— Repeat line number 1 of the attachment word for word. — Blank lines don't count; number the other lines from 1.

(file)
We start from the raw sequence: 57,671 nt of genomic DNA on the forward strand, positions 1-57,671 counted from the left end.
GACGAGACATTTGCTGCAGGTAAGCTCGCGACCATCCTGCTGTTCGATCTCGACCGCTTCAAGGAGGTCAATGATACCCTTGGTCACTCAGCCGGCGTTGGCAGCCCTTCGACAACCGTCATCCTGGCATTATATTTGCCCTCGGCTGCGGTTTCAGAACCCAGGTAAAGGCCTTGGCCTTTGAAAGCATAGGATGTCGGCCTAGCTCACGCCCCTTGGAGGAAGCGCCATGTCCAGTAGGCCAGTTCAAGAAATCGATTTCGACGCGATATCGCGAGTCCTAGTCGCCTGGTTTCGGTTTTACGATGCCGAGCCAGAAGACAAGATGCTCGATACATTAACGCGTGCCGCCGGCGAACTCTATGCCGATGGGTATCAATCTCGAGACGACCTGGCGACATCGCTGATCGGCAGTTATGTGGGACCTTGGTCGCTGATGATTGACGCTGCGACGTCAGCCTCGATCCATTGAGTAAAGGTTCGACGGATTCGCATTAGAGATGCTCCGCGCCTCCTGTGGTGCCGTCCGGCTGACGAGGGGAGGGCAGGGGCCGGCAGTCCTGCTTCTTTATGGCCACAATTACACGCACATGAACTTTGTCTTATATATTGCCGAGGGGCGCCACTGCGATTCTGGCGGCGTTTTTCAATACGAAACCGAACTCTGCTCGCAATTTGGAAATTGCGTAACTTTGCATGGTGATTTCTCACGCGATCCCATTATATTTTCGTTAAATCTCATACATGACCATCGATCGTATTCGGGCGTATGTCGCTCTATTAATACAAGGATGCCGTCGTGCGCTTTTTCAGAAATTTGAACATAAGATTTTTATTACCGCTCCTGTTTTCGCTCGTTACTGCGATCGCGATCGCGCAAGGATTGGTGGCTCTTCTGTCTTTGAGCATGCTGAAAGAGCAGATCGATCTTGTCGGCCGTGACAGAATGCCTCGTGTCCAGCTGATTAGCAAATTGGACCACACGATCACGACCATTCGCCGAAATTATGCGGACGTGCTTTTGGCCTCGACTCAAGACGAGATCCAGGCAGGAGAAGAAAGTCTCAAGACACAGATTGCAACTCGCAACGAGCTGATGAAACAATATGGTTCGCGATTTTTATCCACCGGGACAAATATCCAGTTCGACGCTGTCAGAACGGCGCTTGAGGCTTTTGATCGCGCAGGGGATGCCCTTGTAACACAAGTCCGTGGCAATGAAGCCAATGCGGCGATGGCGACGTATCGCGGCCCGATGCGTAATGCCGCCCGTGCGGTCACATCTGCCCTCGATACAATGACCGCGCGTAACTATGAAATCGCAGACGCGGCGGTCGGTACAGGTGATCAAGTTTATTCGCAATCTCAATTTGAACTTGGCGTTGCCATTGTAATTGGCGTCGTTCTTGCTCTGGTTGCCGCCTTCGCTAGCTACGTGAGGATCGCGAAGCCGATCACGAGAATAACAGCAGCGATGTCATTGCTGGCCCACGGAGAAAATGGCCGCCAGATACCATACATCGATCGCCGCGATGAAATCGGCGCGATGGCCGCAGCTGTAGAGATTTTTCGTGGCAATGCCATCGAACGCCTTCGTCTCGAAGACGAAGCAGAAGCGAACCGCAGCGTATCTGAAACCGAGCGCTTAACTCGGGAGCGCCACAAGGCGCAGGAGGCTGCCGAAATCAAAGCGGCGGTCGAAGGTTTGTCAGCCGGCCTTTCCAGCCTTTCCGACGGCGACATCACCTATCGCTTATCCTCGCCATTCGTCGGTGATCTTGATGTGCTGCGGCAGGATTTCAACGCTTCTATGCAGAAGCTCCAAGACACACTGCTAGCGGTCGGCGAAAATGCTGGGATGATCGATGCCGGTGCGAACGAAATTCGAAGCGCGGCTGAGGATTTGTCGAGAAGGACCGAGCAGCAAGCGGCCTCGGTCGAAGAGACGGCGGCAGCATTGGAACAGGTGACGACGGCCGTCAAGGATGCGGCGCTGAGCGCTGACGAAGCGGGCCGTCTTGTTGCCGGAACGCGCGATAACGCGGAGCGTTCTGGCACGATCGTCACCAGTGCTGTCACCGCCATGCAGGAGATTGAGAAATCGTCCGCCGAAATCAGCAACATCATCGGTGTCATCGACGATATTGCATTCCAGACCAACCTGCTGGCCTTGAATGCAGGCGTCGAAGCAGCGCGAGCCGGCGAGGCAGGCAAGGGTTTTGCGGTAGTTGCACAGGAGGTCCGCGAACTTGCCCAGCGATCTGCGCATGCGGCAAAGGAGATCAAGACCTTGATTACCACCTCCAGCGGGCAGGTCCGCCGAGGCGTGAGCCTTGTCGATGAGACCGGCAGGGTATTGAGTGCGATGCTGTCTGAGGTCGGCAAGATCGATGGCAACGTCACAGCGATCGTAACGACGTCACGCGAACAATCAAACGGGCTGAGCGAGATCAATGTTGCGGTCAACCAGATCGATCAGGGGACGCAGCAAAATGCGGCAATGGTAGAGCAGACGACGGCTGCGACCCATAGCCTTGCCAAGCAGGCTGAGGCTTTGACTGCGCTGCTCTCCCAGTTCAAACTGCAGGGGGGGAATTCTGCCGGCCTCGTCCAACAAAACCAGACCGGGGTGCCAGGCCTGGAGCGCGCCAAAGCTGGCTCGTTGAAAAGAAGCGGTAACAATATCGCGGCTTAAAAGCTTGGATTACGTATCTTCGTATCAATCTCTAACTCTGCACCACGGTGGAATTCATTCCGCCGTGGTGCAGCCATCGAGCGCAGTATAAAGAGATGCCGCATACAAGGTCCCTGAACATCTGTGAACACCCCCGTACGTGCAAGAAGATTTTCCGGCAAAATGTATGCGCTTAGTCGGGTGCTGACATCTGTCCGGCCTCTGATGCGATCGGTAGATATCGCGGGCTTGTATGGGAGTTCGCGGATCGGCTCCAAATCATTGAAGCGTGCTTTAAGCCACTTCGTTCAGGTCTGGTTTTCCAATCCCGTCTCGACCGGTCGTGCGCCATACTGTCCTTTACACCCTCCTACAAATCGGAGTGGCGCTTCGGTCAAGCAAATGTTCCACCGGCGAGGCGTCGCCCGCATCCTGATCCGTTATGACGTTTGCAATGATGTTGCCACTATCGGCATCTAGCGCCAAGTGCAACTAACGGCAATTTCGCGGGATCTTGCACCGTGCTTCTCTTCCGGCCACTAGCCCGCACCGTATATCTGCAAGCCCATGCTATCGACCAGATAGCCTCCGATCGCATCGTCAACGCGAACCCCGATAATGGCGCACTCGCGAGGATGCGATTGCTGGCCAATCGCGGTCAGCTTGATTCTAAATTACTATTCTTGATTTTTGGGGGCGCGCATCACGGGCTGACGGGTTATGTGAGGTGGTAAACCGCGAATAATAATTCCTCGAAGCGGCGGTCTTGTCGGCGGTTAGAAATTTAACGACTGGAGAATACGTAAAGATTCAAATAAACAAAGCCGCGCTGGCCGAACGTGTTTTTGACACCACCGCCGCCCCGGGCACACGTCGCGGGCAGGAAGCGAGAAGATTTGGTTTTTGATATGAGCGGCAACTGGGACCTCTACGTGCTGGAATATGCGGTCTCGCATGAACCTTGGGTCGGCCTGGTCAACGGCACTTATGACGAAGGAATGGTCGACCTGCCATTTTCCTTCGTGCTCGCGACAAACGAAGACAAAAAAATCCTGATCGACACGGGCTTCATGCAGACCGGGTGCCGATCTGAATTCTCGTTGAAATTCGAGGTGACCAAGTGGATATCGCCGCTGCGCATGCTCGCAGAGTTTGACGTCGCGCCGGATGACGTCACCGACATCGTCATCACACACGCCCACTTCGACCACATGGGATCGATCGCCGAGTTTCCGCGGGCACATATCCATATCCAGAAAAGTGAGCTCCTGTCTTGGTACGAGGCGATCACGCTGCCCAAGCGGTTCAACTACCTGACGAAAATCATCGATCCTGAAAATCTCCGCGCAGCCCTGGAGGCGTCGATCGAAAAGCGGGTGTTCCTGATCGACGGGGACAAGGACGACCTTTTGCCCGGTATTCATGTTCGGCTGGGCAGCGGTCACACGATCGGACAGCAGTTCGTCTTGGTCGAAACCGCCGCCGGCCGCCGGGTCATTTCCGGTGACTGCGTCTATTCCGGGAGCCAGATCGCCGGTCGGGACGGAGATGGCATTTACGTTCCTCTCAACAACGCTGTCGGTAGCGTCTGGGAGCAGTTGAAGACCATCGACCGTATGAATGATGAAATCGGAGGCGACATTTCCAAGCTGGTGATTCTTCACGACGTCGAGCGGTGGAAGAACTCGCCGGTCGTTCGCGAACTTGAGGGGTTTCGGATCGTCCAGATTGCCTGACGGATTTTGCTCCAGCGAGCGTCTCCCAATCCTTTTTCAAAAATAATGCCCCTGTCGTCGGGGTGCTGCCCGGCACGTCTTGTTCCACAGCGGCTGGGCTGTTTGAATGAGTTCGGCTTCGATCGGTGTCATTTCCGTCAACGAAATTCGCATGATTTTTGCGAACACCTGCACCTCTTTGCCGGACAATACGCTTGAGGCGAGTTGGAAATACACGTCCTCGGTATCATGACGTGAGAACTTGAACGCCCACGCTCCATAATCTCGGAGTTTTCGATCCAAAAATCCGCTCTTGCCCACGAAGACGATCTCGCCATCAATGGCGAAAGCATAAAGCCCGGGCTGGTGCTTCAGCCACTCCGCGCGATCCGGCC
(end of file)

We start from the raw sequence: 57,671 nt of genomic DNA on the forward strand, positions 1-57,671 counted from the left end.